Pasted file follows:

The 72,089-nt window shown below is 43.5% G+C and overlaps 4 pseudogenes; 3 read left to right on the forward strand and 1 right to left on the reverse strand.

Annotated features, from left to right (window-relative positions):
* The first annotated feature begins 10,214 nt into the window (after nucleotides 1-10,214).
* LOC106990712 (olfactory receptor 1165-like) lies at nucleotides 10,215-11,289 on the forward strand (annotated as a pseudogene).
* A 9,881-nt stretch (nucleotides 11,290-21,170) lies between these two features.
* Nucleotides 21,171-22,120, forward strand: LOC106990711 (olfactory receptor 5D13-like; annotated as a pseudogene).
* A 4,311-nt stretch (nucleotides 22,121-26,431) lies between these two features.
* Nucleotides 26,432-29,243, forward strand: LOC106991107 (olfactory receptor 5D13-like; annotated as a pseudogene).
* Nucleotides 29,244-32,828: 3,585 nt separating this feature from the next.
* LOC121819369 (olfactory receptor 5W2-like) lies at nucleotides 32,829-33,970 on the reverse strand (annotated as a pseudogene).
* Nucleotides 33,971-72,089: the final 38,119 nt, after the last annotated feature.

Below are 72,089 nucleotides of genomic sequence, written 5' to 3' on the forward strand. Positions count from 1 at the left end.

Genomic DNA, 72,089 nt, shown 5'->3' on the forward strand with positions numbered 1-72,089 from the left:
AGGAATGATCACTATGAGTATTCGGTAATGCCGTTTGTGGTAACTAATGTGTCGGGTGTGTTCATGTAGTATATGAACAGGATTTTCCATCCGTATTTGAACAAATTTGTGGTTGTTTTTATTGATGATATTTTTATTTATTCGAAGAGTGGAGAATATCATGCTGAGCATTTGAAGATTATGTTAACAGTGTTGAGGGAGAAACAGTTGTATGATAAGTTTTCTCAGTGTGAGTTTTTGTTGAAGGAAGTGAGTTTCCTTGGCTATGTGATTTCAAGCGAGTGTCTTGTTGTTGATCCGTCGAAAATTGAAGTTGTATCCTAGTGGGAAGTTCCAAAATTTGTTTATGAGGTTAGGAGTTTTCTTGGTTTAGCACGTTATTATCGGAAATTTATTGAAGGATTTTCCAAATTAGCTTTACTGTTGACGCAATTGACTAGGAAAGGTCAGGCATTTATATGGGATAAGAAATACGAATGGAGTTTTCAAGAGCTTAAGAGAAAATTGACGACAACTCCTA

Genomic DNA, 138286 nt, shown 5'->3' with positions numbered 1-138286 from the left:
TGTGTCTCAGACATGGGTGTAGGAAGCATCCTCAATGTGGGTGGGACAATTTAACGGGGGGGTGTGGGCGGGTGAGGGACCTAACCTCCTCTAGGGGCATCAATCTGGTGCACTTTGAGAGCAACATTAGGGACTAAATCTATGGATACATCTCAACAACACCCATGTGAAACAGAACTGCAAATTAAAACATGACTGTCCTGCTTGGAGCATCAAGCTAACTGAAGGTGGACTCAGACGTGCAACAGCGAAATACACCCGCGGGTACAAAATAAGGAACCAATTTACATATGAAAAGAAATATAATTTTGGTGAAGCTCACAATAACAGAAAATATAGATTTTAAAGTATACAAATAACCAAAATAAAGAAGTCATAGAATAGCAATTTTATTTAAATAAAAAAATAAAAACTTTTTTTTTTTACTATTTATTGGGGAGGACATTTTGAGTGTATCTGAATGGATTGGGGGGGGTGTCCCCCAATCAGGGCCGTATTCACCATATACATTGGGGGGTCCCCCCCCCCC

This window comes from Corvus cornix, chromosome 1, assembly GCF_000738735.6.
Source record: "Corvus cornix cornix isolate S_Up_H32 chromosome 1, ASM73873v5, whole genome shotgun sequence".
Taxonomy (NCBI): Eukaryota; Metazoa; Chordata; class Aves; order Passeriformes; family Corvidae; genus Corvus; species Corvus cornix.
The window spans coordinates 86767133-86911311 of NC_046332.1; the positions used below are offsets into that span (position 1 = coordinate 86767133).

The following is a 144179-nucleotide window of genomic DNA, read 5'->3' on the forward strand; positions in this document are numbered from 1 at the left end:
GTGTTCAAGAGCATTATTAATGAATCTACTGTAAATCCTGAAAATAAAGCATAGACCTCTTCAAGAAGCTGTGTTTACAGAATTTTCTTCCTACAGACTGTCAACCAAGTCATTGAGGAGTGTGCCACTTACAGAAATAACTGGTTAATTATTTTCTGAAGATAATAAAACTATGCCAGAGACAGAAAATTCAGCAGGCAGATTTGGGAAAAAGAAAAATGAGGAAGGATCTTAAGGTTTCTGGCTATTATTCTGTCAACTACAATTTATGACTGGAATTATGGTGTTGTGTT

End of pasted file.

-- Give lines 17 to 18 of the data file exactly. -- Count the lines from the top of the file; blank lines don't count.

This window comes from Corvus cornix, chromosome 1, assembly GCF_000738735.6.
Source record: "Corvus cornix cornix isolate S_Up_H32 chromosome 1, ASM73873v5, whole genome shotgun sequence".